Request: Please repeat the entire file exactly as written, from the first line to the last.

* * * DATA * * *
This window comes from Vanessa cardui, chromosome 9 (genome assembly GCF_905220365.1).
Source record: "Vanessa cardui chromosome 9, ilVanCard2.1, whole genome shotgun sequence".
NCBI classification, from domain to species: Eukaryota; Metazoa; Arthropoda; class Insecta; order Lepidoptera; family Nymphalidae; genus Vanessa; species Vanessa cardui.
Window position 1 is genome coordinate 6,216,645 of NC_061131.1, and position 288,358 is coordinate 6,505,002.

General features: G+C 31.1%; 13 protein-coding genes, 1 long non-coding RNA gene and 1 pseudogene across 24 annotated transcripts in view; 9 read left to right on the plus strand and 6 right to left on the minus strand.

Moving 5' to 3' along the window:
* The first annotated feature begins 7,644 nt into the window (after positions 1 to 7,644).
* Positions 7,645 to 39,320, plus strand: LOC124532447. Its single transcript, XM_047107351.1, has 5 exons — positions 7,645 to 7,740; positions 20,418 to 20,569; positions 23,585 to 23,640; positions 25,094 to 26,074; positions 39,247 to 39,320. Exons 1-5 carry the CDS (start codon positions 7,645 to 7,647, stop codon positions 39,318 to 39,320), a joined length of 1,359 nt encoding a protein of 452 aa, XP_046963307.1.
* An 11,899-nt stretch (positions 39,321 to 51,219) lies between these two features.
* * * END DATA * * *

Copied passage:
This window comes from Vanessa cardui, chromosome 9 (genome assembly GCF_905220365.1).
Source record: "Vanessa cardui chromosome 9, ilVanCard2.1, whole genome shotgun sequence".
NCBI classification, from domain to species: Eukaryota; Metazoa; Arthropoda; class Insecta; order Lepidoptera; family Nymphalidae; genus Vanessa; species Vanessa cardui.
Window position 1 is genome coordinate 6,216,645 of NC_061131.1, and position 288,358 is coordinate 6,505,002.

General features: G+C 31.1%; 13 protein-coding genes, 1 long non-coding RNA gene and 1 pseudogene across 24 annotated transcripts in view; 9 read left to right on the plus strand and 6 right to left on the minus strand.

Moving 5' to 3' along the window:
* The first annotated feature begins 7,644 nt into the window (after positions 1 to 7,644).
* Positions 7,645 to 39,320, plus strand: LOC124532447. Its single transcript, XM_047107351.1, has 5 exons — positions 7,645 to 7,740; positions 20,418 to 20,569; positions 23,585 to 23,640; positions 25,094 to 26,074; positions 39,247 to 39,320. Exons 1-5 carry the CDS (start codon positions 7,645 to 7,647, stop codon positions 39,318 to 39,320), a joined length of 1,359 nt encoding a protein of 452 aa, XP_046963307.1.
* An 11,899-nt stretch (positions 39,321 to 51,219) lies between these two features.